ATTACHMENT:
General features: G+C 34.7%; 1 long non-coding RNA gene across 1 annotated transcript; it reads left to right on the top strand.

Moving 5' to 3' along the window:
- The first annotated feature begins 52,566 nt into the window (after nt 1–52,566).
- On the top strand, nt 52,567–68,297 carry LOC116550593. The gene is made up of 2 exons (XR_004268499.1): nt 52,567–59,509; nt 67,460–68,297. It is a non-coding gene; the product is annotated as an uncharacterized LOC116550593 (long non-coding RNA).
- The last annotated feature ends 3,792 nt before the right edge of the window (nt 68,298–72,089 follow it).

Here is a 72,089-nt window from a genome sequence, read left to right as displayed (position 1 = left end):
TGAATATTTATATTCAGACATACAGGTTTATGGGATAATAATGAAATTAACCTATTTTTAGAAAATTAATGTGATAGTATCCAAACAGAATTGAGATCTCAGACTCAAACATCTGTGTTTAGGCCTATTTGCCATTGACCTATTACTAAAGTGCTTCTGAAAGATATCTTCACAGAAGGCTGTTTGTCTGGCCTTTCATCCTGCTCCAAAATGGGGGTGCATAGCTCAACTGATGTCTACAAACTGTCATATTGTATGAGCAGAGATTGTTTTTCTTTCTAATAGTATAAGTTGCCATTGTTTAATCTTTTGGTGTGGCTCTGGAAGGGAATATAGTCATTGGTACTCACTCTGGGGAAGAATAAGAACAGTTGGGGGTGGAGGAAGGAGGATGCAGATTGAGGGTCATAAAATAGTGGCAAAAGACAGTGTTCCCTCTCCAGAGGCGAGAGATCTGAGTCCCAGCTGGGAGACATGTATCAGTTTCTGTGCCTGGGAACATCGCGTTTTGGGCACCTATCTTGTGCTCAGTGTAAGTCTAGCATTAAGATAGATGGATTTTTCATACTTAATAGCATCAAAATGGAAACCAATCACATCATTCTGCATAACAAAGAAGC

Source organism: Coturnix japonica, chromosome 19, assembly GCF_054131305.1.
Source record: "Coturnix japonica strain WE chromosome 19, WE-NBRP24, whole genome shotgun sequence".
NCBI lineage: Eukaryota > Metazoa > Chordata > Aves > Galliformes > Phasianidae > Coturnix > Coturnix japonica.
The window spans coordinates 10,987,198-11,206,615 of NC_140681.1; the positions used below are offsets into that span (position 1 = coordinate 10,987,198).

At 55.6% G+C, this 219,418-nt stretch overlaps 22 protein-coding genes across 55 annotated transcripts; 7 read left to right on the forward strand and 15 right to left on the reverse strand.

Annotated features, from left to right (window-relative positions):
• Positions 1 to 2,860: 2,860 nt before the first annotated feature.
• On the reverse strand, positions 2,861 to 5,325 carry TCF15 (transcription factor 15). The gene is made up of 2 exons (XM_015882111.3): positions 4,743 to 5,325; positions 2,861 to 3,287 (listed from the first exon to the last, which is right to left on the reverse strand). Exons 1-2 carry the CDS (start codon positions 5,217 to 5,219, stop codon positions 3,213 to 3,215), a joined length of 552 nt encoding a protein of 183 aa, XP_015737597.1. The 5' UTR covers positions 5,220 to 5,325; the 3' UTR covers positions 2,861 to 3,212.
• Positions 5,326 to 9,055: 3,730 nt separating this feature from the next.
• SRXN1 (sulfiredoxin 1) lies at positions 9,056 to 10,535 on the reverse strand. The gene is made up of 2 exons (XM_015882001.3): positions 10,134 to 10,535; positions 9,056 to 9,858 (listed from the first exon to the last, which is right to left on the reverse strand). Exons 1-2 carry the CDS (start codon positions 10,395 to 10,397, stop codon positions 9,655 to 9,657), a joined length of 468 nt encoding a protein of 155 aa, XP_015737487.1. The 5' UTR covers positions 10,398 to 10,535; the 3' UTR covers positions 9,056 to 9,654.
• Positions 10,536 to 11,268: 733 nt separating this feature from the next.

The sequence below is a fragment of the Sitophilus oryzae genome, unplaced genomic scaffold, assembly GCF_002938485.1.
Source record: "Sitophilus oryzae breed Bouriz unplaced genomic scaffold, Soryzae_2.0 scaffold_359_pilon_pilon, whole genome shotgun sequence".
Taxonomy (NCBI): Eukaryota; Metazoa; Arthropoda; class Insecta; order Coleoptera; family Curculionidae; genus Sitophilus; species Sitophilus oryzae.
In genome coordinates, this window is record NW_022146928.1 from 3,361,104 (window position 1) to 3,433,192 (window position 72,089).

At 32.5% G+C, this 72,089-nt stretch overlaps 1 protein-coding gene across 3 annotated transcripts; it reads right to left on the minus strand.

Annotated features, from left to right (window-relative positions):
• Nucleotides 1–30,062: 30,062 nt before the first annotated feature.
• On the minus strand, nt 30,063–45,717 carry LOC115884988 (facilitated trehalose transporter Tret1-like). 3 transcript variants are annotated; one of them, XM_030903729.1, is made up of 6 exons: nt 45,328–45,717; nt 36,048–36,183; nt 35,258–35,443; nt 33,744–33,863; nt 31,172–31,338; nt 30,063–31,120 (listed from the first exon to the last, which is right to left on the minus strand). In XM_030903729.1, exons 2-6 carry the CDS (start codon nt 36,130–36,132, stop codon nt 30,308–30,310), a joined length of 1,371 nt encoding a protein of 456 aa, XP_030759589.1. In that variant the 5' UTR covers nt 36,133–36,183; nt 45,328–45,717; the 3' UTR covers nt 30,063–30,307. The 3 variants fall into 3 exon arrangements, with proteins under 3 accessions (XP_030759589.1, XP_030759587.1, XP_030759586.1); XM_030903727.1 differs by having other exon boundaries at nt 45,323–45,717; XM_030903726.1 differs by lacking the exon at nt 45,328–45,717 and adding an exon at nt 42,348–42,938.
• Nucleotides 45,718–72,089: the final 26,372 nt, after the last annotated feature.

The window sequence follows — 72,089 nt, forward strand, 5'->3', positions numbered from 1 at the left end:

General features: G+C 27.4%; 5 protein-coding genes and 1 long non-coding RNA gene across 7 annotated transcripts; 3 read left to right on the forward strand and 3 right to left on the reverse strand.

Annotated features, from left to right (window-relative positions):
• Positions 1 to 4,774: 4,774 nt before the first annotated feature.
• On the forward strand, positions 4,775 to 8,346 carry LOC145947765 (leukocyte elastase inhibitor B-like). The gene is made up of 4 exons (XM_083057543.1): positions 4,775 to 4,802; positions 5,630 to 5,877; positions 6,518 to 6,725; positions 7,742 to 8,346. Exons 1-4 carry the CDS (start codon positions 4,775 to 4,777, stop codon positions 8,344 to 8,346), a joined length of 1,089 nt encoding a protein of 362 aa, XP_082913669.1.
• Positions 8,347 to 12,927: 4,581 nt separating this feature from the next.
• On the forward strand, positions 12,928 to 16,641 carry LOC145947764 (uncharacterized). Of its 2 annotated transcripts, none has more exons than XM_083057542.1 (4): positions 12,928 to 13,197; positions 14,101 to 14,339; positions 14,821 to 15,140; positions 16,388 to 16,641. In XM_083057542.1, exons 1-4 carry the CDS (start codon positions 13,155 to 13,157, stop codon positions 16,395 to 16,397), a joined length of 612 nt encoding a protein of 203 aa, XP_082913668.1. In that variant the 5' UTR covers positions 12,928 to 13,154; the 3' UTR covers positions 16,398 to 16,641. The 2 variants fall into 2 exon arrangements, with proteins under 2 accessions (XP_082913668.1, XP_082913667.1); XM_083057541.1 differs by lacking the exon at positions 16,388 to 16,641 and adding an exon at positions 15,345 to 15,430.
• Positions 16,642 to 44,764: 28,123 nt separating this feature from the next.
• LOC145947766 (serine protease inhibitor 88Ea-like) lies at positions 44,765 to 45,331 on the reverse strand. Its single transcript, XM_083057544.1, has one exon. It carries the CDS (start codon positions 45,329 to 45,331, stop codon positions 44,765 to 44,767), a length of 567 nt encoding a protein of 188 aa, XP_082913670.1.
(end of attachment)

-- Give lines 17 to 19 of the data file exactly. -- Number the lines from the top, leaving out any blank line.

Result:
• SRXN1 (sulfiredoxin 1) lies at positions 9,056 to 10,535 on the reverse strand. The gene is made up of 2 exons (XM_015882001.3): positions 10,134 to 10,535; positions 9,056 to 9,858 (listed from the first exon to the last, which is right to left on the reverse strand). Exons 1-2 carry the CDS (start codon positions 10,395 to 10,397, stop codon positions 9,655 to 9,657), a joined length of 468 nt encoding a protein of 155 aa, XP_015737487.1. The 5' UTR covers positions 10,398 to 10,535; the 3' UTR covers positions 9,056 to 9,654.
• Positions 10,536 to 11,268: 733 nt separating this feature from the next.

The sequence below is a fragment of the Sitophilus oryzae genome, unplaced genomic scaffold, assembly GCF_002938485.1.